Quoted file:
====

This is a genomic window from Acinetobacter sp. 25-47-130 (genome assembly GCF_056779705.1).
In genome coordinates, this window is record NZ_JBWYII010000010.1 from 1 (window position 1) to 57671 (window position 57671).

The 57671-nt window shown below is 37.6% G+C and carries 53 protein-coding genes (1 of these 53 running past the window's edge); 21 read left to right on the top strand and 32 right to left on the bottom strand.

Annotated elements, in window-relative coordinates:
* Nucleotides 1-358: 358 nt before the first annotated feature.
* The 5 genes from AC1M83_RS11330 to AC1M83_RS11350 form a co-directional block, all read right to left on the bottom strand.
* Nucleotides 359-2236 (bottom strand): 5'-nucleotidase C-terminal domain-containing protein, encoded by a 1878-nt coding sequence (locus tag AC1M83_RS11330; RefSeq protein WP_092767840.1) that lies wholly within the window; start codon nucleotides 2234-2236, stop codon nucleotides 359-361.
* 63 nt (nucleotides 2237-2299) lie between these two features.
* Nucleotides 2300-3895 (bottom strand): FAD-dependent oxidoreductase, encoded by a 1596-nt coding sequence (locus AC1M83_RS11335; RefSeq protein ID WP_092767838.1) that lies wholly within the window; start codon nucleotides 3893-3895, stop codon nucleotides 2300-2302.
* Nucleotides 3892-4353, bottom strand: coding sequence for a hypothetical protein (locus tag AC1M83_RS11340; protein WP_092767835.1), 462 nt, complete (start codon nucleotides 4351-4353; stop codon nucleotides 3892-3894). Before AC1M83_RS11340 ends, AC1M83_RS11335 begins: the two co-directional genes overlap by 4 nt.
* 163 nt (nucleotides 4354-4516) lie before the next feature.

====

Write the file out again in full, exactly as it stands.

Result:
This is a genomic window from Acinetobacter sp. 25-47-130 (genome assembly GCF_056779705.1).
In genome coordinates, this window is record NZ_JBWYII010000010.1 from 1 (window position 1) to 57671 (window position 57671).

The 57671-nt window shown below is 37.6% G+C and carries 53 protein-coding genes (1 of these 53 running past the window's edge); 21 read left to right on the top strand and 32 right to left on the bottom strand.

Annotated elements, in window-relative coordinates:
* Nucleotides 1-358: 358 nt before the first annotated feature.
* The 5 genes from AC1M83_RS11330 to AC1M83_RS11350 form a co-directional block, all read right to left on the bottom strand.
* Nucleotides 359-2236 (bottom strand): 5'-nucleotidase C-terminal domain-containing protein, encoded by a 1878-nt coding sequence (locus tag AC1M83_RS11330; RefSeq protein WP_092767840.1) that lies wholly within the window; start codon nucleotides 2234-2236, stop codon nucleotides 359-361.
* 63 nt (nucleotides 2237-2299) lie between these two features.
* Nucleotides 2300-3895 (bottom strand): FAD-dependent oxidoreductase, encoded by a 1596-nt coding sequence (locus AC1M83_RS11335; RefSeq protein ID WP_092767838.1) that lies wholly within the window; start codon nucleotides 3893-3895, stop codon nucleotides 2300-2302.
* Nucleotides 3892-4353, bottom strand: coding sequence for a hypothetical protein (locus tag AC1M83_RS11340; protein WP_092767835.1), 462 nt, complete (start codon nucleotides 4351-4353; stop codon nucleotides 3892-3894). Before AC1M83_RS11340 ends, AC1M83_RS11335 begins: the two co-directional genes overlap by 4 nt.
* 163 nt (nucleotides 4354-4516) lie before the next feature.